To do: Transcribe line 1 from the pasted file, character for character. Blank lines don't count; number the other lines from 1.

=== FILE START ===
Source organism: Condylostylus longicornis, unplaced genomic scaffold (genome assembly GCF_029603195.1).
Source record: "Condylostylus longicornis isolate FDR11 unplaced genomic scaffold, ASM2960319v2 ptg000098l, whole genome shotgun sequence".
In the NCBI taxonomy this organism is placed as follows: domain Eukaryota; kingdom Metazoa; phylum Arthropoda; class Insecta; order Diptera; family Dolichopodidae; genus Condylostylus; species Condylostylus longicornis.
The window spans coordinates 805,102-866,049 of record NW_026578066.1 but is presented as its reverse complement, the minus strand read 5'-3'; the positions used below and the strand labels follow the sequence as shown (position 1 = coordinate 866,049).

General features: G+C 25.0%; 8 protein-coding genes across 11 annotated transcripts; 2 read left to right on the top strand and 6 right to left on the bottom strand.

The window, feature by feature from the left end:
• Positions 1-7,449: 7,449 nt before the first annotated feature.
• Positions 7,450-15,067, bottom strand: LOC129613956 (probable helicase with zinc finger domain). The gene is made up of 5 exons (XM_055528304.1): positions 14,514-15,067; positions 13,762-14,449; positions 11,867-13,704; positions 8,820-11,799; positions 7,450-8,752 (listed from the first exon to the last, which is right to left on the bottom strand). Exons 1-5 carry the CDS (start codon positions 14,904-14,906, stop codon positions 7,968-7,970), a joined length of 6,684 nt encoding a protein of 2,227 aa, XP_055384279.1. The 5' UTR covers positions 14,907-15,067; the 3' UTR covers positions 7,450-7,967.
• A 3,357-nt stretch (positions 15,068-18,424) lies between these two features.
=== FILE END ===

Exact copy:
Source organism: Condylostylus longicornis, unplaced genomic scaffold (genome assembly GCF_029603195.1).